Does the pursuit of ideals of global justice mean we must relinquish exclusive territorial rights and, in particular, exclusive resource rights? Cosmopolitans have assumed that it does. In this rich and thoughtful book, Cara Nine runs against the tide of much thinking on global justice and pursues the provocative suggestion that if we take territorial rights to be fundamental elements in a theory of global justice, then there will be circumstances where resource inequality can be justified. Nine does not (...) so much deny the claims of global justice, as assert the centrality of territory in any theory of a globally just world. (shrink)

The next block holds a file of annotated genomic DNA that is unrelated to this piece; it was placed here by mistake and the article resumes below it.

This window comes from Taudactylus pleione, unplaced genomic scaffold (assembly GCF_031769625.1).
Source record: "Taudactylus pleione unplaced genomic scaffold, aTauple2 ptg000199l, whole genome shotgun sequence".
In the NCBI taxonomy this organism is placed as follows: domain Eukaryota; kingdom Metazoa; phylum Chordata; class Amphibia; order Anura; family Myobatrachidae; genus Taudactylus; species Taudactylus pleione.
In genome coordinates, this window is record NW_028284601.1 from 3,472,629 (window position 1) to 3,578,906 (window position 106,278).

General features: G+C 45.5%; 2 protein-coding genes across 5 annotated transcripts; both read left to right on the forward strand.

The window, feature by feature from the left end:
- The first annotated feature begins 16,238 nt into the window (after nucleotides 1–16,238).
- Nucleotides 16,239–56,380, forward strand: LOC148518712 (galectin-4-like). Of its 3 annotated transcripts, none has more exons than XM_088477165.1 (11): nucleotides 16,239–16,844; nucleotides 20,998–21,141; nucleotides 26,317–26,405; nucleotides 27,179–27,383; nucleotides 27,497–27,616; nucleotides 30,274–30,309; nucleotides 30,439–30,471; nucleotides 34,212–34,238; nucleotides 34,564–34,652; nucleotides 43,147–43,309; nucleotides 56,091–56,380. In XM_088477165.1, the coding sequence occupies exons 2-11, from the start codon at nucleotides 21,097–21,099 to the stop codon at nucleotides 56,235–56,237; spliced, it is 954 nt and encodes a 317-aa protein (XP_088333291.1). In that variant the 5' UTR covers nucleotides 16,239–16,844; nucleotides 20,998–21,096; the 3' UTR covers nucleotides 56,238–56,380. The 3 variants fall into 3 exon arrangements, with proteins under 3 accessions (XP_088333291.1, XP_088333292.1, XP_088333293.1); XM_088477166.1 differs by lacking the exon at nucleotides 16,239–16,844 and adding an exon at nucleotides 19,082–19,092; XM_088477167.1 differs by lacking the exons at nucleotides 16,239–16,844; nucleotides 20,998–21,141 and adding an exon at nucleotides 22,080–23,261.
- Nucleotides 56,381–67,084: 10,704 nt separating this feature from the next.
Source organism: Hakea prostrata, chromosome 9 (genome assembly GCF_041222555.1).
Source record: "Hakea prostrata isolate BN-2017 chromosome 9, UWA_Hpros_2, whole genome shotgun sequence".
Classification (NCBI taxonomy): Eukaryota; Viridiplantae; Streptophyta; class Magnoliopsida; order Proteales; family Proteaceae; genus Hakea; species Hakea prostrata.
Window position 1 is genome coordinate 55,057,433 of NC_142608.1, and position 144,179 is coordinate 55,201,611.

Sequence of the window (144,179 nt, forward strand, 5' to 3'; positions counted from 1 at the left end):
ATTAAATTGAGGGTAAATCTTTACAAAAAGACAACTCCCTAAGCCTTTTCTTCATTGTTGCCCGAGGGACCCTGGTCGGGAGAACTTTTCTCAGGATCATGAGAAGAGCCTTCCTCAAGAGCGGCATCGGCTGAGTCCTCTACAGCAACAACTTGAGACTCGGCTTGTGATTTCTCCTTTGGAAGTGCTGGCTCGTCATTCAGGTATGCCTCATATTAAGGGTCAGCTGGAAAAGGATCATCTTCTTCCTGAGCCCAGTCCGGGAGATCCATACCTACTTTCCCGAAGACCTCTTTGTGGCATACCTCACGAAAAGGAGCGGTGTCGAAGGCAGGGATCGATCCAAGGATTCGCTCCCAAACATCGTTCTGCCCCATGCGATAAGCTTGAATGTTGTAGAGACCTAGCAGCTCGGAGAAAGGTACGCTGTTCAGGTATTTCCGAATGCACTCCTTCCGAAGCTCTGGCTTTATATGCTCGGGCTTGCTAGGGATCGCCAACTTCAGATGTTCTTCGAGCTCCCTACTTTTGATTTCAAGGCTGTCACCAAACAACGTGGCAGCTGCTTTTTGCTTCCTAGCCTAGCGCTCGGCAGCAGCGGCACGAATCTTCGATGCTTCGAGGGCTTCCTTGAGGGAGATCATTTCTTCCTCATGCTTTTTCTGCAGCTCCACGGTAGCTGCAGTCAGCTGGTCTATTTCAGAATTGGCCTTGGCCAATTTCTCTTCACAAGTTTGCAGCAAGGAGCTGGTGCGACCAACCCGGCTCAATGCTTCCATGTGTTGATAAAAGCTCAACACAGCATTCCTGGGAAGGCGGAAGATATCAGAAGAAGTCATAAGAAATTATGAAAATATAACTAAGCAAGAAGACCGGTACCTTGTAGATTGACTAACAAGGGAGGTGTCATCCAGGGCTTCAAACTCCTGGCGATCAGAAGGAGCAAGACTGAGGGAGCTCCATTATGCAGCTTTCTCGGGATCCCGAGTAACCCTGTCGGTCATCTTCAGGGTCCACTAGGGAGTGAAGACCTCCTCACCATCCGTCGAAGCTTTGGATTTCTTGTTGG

El artículo propone una meditación sobre el ser de la Iglesia en relación con el quehacer teológico. Lo hace ajustándose a la siguiente argumentación: la Iglesia cumple en el quehacer teológico el mismo papel que se le reconoce en la confesión de fe cristiana; dicho de otra forma, lo que signifique creer la Iglesia en el símbolo de la fe, guiará igualmente la labor teológica ejercida por la Iglesia y, además, orientará la comprensión teológica del misterio de la misma Iglesia. (...) La fidelidad a este pensamiento lleva al autor a proponer como definición más adecuada para la Iglesia la de sacramento.This article suggests a meditation on the church in relation to its theological task. It does it adapting itself to this reasoning: the church plays, in its theological task, the same role as the one recognized in the confession of Christian faith; in other words, the meaning of believing in the church as the symbol of faith says, will guide, too, the theological work done by the church, and will direct the theological understanding of the mystery of the church itself. His fidelity to this idea leads the author to propose the word sacrament as the most approprate to define the Church. (shrink)